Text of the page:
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For those customers who boarded the Tom Thorne Express (driven by Mark Billingham) at the last station, here is the story so far. Tom Thorne is a middle-aged policeman currently – and probably permanently – of Detective Inspector rank. His home turf is predominantly North London, but he has survived being busted down to uniform, and banished to that godless region south of the Thames. He is a maverick’s maverick. Grumpy, impulsive, reckless, no respecter of seniority, but grudgingly admired by fellow officers who know a good copper when they see one. He lives with a child protection officer and her young son. His long time best mate is pathologist Phil Hendricks who is totally conventional apart from his addiction to body piercings, tattoos, and the Gay lifestyle. Of Thorne’s many vices, the one which exasperates his friends more than anything is his passion for country music, where his drug of choice is Hank Williams. Thorne tries not to give the many ghosts in his past free reign, but the spectre that haunts him the most is that of his late father, who suffered a long and ultimately fatal slide down into the hell of dementia.

LLB coverNow, Thorne becomes involved in another kind of hell on earth, and one where all absent devils have been called home, all leave cancelled, and any recently retired fallen angels pressed back into duty. The fires stoked in this particular hellish pit illuminate the ghastly world inhabited by some British Asian communities who sanction murder in the name of their warped concept of family honour. Among the ghosts which inhabit the darker parts of Thorne’s memory is that of Meena Athwal. She was killed, he is certain, at the behest of her family, but her death remains unavenged in a court of justice.

Thorne is approached by a fellow officer, Nicola Tanner. Her partner, schoolteacher Susan Best, has been murdered in their shared home, and Tanner is convinced that it is a case of mistaken identity. She believes that the killers are a pair of professional murderers she is tracking for their role in so-called ‘Honour Killings’. Tanner wants Thorne’s help because she thinks his sheer bloody-mindedness and contempt for procedure will cut through the layers of police timidity caused by misplaced sensitivity to multicultural issues.

Thorne, reluctantly, agrees to help, but then two youngsters – Amaya and boyfriend Kamal – are abducted. They were planning to run away together to escape the stifling expectations of their families, but the CCTV shows them being abused by a drunken Irish lout on a train, but then rescued by a smartly dressed Asian man. When Amaya’s body turns up in a shallow grave, apparently raped and strangled, Thorne abandons any reluctance he may have felt, and begins to put pressure on those he feels may be responsible.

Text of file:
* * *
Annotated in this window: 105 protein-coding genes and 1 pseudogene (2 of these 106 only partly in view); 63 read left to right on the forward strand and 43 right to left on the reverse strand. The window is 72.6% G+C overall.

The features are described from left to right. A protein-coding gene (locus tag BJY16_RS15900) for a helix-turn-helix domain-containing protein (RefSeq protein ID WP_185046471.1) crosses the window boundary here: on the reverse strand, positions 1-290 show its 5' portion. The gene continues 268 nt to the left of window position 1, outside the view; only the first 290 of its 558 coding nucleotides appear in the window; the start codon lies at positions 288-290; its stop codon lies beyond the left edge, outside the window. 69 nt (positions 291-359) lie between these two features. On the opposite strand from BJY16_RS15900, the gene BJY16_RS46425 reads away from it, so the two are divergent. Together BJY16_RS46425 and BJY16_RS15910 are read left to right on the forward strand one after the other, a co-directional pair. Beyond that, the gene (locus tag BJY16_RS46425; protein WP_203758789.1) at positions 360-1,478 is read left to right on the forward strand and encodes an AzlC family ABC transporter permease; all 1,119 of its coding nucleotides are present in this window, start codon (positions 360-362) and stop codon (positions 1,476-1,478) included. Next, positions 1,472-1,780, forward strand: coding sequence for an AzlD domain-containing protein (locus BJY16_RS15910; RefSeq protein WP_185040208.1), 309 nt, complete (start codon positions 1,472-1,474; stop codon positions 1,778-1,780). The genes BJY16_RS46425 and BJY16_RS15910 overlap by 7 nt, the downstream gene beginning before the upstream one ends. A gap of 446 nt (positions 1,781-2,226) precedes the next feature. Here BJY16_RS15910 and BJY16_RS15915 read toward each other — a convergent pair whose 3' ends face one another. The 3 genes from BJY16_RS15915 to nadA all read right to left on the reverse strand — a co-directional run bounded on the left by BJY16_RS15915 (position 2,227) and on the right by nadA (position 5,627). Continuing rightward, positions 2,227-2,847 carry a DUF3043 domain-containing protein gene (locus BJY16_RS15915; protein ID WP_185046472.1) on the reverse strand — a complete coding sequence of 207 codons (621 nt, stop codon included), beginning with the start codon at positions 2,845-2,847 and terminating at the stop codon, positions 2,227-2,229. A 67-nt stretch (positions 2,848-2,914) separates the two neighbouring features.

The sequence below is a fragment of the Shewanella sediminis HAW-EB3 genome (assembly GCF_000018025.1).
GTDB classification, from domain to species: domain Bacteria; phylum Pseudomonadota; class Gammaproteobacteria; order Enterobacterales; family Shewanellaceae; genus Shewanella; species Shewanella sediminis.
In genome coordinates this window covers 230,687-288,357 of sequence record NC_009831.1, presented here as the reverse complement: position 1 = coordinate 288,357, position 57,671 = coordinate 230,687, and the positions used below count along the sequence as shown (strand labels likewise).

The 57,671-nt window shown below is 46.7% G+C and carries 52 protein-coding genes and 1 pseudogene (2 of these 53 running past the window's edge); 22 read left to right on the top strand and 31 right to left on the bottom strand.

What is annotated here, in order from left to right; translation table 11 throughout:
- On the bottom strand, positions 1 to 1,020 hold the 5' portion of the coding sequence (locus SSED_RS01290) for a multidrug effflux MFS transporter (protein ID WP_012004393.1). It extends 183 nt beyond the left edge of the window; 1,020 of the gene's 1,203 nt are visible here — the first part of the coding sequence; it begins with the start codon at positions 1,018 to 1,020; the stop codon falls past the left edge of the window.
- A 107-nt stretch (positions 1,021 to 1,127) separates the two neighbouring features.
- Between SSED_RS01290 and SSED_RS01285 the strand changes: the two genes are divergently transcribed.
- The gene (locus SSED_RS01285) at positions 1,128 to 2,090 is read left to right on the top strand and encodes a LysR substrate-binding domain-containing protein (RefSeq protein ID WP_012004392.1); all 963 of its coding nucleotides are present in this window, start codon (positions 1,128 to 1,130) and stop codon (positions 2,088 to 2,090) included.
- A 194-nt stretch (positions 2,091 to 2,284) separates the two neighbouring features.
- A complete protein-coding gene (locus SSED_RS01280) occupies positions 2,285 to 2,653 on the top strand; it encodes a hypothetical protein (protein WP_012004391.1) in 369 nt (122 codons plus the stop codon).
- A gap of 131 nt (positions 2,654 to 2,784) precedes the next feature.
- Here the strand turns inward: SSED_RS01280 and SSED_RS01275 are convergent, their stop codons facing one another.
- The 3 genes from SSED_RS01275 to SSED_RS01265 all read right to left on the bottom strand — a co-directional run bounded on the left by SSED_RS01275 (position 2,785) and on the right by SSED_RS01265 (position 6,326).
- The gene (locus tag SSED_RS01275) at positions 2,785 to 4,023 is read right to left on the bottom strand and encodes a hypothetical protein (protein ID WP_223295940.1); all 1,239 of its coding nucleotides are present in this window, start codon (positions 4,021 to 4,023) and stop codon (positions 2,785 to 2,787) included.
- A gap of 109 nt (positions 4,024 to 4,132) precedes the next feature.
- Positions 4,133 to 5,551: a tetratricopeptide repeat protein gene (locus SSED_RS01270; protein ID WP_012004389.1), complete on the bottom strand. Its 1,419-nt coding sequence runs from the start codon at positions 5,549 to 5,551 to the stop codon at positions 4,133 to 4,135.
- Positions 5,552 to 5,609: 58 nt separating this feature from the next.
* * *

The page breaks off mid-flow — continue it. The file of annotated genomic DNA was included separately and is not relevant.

Billingham dedicates the book to two real-life victims of religious murder, Banaz Mahmod and Rahmat Sulemani. He barely keeps his anger in check, but is too good a writer to allow the novel to be just a diatribe against disgusting and inhuman beliefs. Still, his controlled fury burns white hot on every page. Here, he discusses motives for the killings with his boss:

“It’s hard to accept these are motives.”
“Because they’re not, “ Thorne said. “Not to you or me or to anyone else with an ounce of sodding humanity. The people we’re dealing with have different … standards. A different code. If you can kill your own flesh and blood because something they’ve done means you don’t think you can hold your head up in a temple or in some poxy neighbourhood café….”

We watch with anguish as another possible victim becomes a target for the deadly pair who Tanner has correctly identified. A teenage girl keeps a diary and, having realised that her brother Jad has taken to reading it, writes this entry:

“What makes me angriest is that Jad doesn’t believe a lot of this stuff any more than I do. It’s perfect for him, because of what he’s got between his legs. He gets to do what he likes while I’m bringing dishonour into the house because I’m not ashamed to use what’s BETWEEN MY EARS!”

The plot twists are little short of masterly. Billingham encourages us to make a series of assumptions, but then delights in confounding us as he reveals that the reality is something different altogether. Love Like Blood is the sixteenth Tom Thorne novel and I am certain that the series, which started in 2001 with Sleepyhead, will come to be seen as a classic of its kind. I have read every one of them, but can say with complete conviction that Love Like Blood is the most powerful and impressive yet.